Ellipses’ and Riding the Bench

When I was a kid my mother would haul us to the grocery store. Back then it was Meijer Thrifty Acres at the corner of Patterson and Douglas Avenue. There were always bench sitters in the queue right next to the twirling red, white, and blue barber shop sign. There would be three to a bench like a human ellipsis. The dot dot dots were mostly elderly types who had settled in on “old people” fashion. Polyester slacks and smock blouses and prescription shoes the color of…somewhere between tan and gray. The ladies would often have the clear plastic caps on the hair they just had fluffed up. The men would lean on canes with handkerchief s cuffed in their hands; age spots on their foreheads.

How many times did my mother catch me staring? How many times did she swing around to push my pointing finger down to my side where it belonged? To a child people are who they are. Back then people were fat. People were wrinkly. People had long noses and ears. Slips would show. Great gaps formed between the top of argyle socks and the unrolled end of trousers. Facial tics would blink, wink, and purse repeatedly at my unblinking eyes of wonder.

I still stare. Don’t tell my mom. Humans fascinate me. Without saying a word they communicate quite a bit. Just yesterday I saw a cute old man hunched over with lips parted and drooping toward the waxed tile. I imagined him as a youth, upright, full of spunk, and walking at a good pace past the benches of dot dot dot. If the good Lord is willing I might have the honor of being a dot on a bench.

One dot is a period. It is placed at the end of this sentence. But three dots indicate a continuance…a continuance of thought and relationship. I long to be sandwiched between a couple of old, fat, wrinkly, unfashionable people while little tikes point their fingers and say what is on their innocent minds.

I thank God today for life. Louis had it right. Take time today to say hi to a bench sitter…

 

Emily Woke Me. The moon and stars were still awake.

Emily woke me at 1:12.

She walked the line

from her bed to mine

and I tucked her one more time.

 

At 1:17 I saw the moon

in the western sky

a sweet potato pie.

Once slice, low upon a rhyme.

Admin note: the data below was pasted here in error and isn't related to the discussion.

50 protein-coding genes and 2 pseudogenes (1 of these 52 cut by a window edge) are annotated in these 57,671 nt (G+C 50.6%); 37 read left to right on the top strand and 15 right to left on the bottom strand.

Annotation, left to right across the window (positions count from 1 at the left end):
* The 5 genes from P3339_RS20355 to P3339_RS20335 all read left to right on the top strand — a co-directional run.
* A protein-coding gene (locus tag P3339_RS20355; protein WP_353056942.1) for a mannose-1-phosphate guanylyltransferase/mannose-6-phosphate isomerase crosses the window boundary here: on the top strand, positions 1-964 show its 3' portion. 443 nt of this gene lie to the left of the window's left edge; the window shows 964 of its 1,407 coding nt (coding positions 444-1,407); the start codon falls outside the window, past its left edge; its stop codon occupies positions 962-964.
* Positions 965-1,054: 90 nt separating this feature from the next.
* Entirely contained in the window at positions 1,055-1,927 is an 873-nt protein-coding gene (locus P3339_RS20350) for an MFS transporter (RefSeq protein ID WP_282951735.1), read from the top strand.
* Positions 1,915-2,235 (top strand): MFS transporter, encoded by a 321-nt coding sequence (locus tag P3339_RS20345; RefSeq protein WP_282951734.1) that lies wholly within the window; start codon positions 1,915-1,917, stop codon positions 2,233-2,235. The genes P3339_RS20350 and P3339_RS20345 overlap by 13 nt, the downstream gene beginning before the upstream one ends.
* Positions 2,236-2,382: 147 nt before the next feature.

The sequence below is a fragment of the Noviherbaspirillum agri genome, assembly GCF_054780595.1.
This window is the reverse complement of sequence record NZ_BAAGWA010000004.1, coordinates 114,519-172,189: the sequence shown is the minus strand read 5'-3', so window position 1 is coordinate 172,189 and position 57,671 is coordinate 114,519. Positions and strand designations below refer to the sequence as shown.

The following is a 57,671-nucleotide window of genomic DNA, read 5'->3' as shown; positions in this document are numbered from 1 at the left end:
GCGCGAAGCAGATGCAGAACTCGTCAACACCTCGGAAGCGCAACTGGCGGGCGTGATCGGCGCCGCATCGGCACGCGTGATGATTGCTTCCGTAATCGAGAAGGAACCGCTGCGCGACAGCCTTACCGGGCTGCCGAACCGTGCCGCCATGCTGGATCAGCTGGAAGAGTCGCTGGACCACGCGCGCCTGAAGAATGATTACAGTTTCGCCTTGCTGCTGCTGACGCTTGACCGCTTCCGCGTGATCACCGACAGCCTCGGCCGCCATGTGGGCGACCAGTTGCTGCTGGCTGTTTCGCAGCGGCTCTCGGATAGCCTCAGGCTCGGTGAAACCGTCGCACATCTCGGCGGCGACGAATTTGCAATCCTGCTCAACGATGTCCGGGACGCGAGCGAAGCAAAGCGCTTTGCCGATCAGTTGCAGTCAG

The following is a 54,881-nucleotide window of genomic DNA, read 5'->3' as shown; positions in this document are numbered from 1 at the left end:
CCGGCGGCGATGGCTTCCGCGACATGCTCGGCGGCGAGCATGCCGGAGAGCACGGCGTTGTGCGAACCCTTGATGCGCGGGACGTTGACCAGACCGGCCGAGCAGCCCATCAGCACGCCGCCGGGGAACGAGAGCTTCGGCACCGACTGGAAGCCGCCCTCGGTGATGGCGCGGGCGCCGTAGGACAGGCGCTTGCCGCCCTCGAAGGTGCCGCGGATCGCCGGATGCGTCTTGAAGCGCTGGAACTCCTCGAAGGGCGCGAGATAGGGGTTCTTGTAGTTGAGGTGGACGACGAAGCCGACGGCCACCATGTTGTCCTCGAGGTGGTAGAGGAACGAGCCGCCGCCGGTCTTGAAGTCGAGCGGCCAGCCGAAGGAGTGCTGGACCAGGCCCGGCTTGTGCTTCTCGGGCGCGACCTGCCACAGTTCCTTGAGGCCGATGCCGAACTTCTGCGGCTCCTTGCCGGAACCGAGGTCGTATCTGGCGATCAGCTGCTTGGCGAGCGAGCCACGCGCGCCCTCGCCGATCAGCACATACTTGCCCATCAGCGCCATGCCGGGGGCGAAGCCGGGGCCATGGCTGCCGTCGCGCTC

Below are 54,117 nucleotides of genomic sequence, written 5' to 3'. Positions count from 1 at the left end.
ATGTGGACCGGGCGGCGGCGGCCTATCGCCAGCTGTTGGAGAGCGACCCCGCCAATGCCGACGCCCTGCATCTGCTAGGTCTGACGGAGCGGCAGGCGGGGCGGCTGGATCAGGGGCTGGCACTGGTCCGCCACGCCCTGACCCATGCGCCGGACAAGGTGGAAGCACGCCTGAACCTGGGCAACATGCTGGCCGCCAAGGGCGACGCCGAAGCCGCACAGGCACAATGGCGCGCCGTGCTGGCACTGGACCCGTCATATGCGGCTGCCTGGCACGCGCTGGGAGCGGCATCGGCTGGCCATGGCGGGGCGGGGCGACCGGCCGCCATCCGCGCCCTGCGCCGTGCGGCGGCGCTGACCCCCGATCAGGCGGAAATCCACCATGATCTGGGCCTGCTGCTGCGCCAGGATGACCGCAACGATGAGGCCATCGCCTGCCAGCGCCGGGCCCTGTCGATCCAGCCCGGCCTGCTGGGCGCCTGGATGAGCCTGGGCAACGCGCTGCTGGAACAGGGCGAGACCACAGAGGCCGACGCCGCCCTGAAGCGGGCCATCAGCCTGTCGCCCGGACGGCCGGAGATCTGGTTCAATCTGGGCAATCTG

A dipper as big as forever

over my head like a caption.

Stars were a splashin’

into my soul and onto the pines.

 

1:34 was when I lay me down again.

Goodnight moon was all I said.

I prayed twinkled stars on her head.

So thankful for how she shines.

 

“I feel so selfish.” A mother post.

“I feel so selfish.” I said it to two of my sisters outside of the assisted living home where my mother is spending her last few days of life.  I was so glad to hear my oldest sister say, “Me too.”

I remembered back to when my younger brother Peter was saying a very long goodbye to his first wife.  He had spent 20 years of his marriage going out on dates and such with a third wheel; cancer.  They were never alone.  She carried in her body an alien which reminded them constantly of the gift of life.  Near the final days he said to me, “It seems like the world should be stopping.”  Now I understand just a bit better what he meant.  I want to pick up a New York accent and yell at all the busy people, “Hey! Stop! Can’t you see my motha is dyin’ over heeah?”

My older brother John lost his first wife years back and I remember his words at a family reunion.  “Jerry, I am just so lonely.”  The Bible says that because of the finished work of the Lord Jesus Christ death has lost its sting (1Corinthians chapter 15).  I get that, and yet that doesn’t mean it won’t hurt like a bugger.   Those who hold faith in these verses and the work of Jesus will mourn, but not without hope.

So I say again, “I feel so selfish.”